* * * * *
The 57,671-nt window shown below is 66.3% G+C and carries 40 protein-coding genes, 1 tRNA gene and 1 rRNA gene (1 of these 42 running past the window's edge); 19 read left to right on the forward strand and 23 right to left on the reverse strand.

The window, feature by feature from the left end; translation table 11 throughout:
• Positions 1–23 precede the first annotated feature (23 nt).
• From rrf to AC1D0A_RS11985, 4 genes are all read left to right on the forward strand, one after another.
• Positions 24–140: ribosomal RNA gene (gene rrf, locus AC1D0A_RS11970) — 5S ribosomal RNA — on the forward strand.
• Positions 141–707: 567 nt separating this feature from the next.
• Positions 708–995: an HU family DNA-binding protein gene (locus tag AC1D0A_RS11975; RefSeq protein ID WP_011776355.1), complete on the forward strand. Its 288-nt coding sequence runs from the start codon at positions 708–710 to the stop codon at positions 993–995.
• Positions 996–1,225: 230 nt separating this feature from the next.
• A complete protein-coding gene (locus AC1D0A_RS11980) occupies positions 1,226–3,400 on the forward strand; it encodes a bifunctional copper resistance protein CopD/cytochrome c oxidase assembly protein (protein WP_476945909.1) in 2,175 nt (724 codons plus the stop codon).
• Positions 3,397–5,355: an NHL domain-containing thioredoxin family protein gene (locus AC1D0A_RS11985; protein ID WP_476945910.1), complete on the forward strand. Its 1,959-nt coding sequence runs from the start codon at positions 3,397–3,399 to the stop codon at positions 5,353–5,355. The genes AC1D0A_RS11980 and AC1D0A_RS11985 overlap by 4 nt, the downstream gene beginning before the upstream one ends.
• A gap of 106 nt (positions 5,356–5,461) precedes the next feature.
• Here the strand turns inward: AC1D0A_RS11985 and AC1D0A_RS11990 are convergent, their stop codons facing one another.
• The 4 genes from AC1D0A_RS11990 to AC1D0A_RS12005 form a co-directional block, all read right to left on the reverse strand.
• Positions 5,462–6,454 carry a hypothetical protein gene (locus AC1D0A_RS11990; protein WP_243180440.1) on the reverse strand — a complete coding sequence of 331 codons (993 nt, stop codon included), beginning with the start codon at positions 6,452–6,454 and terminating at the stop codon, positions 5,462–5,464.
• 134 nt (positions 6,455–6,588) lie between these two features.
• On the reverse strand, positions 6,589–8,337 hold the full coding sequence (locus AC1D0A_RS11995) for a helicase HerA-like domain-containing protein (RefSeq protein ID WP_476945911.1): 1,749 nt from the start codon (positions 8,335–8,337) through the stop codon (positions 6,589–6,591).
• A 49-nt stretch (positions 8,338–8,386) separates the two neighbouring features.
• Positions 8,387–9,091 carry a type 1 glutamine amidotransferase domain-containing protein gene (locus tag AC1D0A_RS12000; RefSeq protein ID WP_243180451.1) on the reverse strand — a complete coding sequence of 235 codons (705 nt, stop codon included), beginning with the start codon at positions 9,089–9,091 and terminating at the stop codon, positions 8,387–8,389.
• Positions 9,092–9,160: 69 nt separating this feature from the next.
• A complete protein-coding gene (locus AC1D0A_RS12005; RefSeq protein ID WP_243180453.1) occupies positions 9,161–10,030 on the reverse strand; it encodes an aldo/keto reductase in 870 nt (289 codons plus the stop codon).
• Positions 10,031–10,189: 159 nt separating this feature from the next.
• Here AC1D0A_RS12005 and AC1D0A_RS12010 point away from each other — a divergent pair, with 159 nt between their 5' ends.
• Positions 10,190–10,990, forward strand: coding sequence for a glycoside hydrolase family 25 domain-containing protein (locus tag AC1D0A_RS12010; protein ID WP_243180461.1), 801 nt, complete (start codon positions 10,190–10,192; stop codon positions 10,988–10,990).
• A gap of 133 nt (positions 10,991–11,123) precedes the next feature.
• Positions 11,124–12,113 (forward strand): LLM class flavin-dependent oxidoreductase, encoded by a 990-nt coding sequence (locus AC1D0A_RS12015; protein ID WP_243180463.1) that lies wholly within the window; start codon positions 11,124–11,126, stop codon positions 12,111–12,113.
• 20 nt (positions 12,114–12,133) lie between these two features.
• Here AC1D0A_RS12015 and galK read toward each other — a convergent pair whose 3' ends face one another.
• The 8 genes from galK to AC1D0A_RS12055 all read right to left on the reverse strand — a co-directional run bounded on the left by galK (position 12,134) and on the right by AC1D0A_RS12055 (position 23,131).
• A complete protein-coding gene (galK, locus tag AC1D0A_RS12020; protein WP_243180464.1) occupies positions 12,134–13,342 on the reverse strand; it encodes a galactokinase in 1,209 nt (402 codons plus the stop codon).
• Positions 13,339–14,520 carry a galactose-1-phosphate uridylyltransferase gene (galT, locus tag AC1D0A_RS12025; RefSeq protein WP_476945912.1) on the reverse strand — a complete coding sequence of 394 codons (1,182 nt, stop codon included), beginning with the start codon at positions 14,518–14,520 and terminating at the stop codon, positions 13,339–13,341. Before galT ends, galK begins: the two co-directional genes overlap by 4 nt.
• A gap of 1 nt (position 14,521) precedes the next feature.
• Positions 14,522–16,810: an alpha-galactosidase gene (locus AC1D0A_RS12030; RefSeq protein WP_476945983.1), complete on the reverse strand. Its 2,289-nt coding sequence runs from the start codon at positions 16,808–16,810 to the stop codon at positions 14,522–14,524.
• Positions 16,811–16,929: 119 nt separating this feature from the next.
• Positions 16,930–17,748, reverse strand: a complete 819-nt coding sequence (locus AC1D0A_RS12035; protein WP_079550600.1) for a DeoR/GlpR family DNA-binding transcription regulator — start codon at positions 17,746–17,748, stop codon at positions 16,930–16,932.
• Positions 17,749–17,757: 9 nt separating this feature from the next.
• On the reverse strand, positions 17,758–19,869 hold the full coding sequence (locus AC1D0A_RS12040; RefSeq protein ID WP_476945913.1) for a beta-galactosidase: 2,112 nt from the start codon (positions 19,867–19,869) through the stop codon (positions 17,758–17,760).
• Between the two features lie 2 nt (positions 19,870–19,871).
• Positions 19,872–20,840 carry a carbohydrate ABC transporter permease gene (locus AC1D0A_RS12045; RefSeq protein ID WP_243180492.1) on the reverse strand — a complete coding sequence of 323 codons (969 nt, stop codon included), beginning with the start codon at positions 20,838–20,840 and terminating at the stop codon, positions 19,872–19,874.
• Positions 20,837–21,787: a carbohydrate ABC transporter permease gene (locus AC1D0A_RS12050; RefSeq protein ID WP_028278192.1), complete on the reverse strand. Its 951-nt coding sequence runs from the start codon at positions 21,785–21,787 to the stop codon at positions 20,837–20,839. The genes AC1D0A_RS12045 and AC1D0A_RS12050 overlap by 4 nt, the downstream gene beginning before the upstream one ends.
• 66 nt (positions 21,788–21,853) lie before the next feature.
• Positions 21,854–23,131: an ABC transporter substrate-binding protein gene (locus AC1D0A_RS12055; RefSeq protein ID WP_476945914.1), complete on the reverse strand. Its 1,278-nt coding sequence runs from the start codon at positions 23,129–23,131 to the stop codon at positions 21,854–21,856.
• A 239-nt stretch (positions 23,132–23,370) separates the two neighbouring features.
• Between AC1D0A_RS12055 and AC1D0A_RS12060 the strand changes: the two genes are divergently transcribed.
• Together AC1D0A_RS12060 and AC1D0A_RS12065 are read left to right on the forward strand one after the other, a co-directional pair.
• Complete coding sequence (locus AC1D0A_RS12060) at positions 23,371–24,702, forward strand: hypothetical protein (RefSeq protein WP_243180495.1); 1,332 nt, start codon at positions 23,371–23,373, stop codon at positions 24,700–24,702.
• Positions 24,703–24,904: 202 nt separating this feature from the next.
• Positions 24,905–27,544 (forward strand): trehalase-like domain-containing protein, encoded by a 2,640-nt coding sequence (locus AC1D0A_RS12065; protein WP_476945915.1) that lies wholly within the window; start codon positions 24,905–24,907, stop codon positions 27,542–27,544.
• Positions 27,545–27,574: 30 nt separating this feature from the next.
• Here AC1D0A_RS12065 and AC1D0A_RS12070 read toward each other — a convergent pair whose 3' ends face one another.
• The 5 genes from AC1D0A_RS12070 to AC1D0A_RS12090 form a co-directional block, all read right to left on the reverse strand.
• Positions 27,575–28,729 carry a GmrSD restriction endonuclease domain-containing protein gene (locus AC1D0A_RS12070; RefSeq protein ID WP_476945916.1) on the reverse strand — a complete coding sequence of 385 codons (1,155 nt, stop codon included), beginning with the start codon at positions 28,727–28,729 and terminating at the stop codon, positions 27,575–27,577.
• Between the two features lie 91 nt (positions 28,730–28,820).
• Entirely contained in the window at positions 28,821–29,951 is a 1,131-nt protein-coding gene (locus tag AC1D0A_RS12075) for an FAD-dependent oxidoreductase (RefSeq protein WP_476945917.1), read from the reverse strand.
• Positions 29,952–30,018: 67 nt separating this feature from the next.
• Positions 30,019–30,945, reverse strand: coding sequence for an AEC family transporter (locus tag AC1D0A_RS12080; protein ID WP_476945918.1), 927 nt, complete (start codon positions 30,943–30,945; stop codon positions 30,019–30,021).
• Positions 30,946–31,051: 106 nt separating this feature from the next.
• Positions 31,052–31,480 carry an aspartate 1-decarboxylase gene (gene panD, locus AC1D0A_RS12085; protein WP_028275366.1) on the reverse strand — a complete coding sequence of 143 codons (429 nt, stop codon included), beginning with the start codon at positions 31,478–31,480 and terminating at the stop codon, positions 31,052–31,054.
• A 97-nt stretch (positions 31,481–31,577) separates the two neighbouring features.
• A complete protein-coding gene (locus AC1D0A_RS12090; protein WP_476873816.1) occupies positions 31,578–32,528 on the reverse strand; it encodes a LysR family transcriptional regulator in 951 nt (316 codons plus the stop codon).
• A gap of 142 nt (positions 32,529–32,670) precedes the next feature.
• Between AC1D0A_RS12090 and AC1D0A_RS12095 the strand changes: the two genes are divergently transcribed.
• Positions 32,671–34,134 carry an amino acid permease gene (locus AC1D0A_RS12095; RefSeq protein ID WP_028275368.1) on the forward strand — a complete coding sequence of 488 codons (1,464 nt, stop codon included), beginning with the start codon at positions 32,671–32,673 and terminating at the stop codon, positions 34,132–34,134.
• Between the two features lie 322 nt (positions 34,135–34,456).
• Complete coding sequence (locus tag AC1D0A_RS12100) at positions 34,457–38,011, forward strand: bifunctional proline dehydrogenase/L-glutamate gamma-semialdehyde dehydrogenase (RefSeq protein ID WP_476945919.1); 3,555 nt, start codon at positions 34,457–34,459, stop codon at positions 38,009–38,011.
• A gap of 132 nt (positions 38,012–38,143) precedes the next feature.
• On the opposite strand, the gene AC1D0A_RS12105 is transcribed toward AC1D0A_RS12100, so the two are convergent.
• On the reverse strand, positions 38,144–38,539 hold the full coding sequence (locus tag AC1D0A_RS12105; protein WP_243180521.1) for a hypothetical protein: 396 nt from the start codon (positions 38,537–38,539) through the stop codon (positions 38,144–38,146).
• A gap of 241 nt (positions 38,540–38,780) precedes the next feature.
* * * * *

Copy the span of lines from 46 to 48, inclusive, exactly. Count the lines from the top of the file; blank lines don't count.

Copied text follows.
• Positions 24,703–24,904: 202 nt separating this feature from the next.
• Positions 24,905–27,544 (forward strand): trehalase-like domain-containing protein, encoded by a 2,640-nt coding sequence (locus AC1D0A_RS12065; protein WP_476945915.1) that lies wholly within the window; start codon positions 24,905–24,907, stop codon positions 27,542–27,544.
• Positions 27,545–27,574: 30 nt separating this feature from the next.